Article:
by Brian Easton

The OECD says yes; how do we respond?

A recently released OECD report concludes that economic inequality hurts economic growth, and has particularly done so for New Zealand. Some of our responses were plain bizarre. Either the non-economic commentators had not understood the issue or had not read the report.

How much should the state be involved in determining who are in a marriage relationship?

The recently released Child Poverty Action Group’s (CPAG) report on the Complexities of Relationship in the Welfare System and the Consequences for Children tells some ugly stories. Benefit entitlement can depend upon the relationships between adults.

It is one thing being in Opposition complaining about what has happened in government; it is another thing to have a viable policy. 

It was unfortunate that the first public issue that Andrew Little had to deal with was the Roger Sutton affair. Here was the leader of the Labour Party grumbling yet again. We’ve had six years of such grumbling; an issue comes up, the spokesperson complains it is not going right, and they (it is often unspecified who ‘they’ is) should do something about it.

How New Zealand businesses succeed internationally.

One of life’s pleasure is sitting with a child on one’s lap reading a book to them: attractive – sometimes mysterious – illustrations, humorous – even mischievous – plots, rhythmic sentences and just enough eccentric words without being obscure. E-readers are no substitute. The children’s section in my local bookshop is growing.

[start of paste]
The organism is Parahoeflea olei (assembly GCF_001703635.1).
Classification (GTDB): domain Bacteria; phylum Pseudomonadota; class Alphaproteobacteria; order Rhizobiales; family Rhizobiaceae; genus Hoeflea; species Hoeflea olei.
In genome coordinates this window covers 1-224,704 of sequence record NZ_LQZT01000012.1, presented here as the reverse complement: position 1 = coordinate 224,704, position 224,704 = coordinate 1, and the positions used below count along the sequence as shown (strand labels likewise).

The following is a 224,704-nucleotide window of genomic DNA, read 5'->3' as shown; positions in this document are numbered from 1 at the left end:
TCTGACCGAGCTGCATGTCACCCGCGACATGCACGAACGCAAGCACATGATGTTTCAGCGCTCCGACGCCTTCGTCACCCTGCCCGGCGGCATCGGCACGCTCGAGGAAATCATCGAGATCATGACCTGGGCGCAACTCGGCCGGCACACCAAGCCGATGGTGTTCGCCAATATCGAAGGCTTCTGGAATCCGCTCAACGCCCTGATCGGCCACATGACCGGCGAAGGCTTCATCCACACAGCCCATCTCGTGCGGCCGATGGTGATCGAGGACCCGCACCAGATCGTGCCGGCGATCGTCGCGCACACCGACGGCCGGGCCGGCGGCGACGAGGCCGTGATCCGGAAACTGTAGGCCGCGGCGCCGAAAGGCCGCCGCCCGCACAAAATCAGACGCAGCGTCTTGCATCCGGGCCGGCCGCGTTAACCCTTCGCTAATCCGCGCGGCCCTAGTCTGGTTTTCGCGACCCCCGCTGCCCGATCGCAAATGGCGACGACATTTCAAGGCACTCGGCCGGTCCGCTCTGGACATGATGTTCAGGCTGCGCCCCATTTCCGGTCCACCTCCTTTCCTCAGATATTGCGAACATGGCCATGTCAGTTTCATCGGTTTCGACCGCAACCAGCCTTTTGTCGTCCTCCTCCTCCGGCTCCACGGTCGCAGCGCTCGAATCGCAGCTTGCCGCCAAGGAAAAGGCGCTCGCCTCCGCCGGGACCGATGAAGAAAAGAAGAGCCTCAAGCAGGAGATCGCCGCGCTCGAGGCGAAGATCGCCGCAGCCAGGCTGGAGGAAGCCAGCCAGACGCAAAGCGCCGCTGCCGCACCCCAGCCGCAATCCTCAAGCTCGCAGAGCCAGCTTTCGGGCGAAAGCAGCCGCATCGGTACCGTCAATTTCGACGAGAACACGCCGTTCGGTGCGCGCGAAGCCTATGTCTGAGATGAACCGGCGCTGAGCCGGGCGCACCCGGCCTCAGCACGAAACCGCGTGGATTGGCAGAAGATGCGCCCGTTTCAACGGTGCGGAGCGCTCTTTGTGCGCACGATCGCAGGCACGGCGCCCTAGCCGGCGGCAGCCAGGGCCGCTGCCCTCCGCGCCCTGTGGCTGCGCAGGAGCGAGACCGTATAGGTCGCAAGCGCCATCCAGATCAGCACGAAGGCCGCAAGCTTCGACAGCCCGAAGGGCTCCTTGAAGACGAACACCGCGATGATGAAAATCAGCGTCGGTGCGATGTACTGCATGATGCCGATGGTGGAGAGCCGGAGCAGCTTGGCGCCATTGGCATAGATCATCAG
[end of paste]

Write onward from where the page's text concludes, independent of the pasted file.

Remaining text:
How economists think about valuing life when allocating resources for healthcare purposes.

A couple of comments to an earlier column asked questions about the quality of life versus the prolongation of life.

The Secretary of the Treasury appears to have doubts.

In a speech to economics teachers  earlier this month, the Secretary of the Treasury, Gabriel Makhlouf, argued for a different approach to economics from the one which dominates the profession in New Zealand.

We should focus more on introducing and adapting the world’s innovations using a skilled workforce.

Our so called ‘innovation policy’, which is at the heart of the government’s growth strategy – insofar as it has one – seems to be fundamentally flawed.

The case for raising the age of eligibility for NZS; and how we can do it. 

I support raising the age of eligibility for NZS but not, primarily, for reasons of fiscal sustainability. Rather it needs to be increased for equity reasons. Longevity is increasing. When the Old Aged Pension was introduced in 1898, life expectancy at the age of 65 was 13 years; today it is 20 years, and it will continue to rise.

As times goes on the government will spend more on healthcare. That means higher taxes. Is there an alternative?

I was on the Treasury external panel which advised on its last Long Term Fiscal Projections. The great challenges arise from rising demand for government funded services and the aging population.

Every year around 600 New Zealanders are born with a horrible condition because their mothers drank while they were pregnant. 

The terms Fetal Alcohol Spectrum Disorder (FASD) and its more extreme form Fetal Alcohol Syndrome (FAS) have appeared recently in two news items. In a hearing in front of London’s Privy Council the lawyers for Teina Pora and the Crown agreed that Pora suffers from FASD.